Anterior scleritis following intravitreal injections in a patient with rheumatoid arthritis: A case report

    loading  Checking for direct PDF access through Ovid


Rationale:Surgically induced scleritis is a rare complication following ophthalmologic surgery such as cataract surgery, pterygium excision, strabismus surgery, and retinal detachment repair. Rheumatoid arthritis (RA) is the connective tissue disease most commonly associated with scleritis.Patient concerns:A 70-year-old woman visited our clinic with complaint of visual disturbance, ocular pain, and conjunctival injection in her right eye of 1 month's duration. She had a stable state of rheumatoid factor positive RA and had a history of multiple intravitreal injections placed in the symptomatic right eye due to age-related macular degeneration.Diagnoses:Anterior scleritis induced by multiple intravitreal injections.Interventions:Topical and systemic steroids were administered.Outcomes:Her symptoms and signs were relieved and no significant recurrence has been occurred with the maintenance of low dose oral steroid.Lessons:Surgically induced scleritis can also be induced by not only major surgical trauma but also by relatively minor trauma such as intravitreal injection (especially in patients who have connective tissue disease such as RA).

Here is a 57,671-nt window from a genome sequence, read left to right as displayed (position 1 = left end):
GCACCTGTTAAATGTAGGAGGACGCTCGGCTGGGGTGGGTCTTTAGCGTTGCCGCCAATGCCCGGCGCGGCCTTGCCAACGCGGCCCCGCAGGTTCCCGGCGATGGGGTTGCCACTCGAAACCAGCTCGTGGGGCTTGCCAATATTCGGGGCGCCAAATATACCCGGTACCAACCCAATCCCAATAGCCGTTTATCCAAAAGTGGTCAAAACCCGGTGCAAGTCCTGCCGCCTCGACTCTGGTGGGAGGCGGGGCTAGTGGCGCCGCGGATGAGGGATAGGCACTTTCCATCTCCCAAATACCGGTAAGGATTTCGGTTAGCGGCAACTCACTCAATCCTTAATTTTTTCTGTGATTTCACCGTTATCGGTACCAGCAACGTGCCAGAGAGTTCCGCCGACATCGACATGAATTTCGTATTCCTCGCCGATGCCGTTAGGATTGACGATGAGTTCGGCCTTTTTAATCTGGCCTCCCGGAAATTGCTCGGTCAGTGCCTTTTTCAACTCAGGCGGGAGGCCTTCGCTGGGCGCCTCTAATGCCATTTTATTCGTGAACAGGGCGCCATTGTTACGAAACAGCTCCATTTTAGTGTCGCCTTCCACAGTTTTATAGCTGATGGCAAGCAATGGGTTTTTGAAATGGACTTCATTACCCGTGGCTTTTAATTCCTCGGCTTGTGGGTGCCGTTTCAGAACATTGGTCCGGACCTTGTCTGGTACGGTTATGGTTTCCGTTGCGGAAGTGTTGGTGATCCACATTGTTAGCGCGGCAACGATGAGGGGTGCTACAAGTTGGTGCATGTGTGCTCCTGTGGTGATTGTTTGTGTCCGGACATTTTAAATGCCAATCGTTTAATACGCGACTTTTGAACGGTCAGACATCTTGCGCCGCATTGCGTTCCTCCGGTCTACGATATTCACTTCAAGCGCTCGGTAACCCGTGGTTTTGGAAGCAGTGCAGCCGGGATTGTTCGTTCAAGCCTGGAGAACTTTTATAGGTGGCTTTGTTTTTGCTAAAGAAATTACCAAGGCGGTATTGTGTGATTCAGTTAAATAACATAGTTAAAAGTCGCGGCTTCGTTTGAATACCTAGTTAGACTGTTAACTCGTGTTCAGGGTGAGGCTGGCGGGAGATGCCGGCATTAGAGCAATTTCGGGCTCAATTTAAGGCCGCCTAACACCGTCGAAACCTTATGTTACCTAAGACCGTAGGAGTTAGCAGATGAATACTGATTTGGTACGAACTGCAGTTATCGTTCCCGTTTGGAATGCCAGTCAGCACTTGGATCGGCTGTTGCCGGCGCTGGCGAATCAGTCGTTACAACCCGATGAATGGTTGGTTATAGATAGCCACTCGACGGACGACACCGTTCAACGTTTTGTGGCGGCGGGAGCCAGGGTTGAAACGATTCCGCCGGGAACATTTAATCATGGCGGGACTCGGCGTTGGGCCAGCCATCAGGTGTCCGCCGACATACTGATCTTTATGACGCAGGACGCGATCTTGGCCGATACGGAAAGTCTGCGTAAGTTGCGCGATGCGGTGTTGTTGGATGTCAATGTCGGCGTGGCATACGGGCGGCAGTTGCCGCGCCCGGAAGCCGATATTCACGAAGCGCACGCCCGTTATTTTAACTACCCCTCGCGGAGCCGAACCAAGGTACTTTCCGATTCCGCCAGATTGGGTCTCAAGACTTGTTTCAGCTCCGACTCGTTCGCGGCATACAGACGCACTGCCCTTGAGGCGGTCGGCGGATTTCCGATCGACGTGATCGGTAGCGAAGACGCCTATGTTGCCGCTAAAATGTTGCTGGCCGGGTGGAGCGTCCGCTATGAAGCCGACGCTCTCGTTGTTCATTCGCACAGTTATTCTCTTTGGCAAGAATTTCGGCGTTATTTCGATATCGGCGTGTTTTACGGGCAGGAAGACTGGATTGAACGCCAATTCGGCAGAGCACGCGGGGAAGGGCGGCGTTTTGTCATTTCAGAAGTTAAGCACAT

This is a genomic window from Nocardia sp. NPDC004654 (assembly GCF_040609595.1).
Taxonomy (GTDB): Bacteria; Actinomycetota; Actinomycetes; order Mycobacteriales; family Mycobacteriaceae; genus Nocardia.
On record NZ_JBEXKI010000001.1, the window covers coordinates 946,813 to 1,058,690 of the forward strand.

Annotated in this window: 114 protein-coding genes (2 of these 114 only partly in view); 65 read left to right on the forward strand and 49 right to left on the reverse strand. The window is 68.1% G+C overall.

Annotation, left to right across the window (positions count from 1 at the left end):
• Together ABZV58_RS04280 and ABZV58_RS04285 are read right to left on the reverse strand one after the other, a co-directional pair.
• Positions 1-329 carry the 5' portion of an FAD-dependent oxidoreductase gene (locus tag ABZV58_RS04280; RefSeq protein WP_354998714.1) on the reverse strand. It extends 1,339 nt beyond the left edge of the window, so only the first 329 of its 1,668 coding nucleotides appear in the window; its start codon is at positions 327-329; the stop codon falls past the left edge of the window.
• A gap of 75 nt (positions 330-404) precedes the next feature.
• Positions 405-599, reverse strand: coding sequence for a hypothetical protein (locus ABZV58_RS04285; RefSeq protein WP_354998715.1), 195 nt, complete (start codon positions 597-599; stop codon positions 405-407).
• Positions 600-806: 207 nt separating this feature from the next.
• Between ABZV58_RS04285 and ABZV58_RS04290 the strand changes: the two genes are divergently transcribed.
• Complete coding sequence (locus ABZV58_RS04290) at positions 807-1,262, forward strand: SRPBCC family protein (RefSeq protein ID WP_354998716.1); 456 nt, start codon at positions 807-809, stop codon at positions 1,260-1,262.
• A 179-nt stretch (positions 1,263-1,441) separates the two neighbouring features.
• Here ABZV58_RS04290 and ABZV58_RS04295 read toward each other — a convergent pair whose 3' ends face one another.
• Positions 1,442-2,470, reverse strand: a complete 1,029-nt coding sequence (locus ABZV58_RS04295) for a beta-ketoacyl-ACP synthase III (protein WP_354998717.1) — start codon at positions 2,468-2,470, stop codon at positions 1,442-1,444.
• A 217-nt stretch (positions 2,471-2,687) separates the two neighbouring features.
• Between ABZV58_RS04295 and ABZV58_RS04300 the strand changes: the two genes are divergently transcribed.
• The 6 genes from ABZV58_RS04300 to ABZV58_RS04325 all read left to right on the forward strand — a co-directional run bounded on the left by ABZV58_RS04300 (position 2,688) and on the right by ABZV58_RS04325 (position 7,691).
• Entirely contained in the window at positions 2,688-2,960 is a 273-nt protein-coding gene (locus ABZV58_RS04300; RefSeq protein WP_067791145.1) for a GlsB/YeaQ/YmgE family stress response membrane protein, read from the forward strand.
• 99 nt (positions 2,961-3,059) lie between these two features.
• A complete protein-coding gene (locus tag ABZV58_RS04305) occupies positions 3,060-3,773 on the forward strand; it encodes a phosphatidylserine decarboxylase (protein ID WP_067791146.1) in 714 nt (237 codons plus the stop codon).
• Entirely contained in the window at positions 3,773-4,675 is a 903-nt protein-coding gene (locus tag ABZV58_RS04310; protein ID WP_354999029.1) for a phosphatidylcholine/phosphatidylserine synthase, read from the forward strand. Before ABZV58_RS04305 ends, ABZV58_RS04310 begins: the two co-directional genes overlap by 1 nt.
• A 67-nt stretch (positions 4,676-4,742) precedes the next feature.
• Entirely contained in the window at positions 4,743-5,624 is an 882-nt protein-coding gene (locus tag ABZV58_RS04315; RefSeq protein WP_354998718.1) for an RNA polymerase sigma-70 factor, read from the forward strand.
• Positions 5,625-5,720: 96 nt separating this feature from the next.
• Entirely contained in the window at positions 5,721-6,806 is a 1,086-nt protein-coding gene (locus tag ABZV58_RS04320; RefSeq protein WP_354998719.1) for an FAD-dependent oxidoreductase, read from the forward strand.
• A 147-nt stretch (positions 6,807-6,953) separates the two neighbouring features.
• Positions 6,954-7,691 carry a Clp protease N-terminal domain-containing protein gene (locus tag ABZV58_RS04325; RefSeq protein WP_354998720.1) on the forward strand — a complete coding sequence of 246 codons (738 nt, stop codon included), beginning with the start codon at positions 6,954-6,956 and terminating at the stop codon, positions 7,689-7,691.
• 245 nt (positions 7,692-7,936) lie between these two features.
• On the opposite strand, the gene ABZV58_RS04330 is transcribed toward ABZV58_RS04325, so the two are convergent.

loading  Loading Related Articles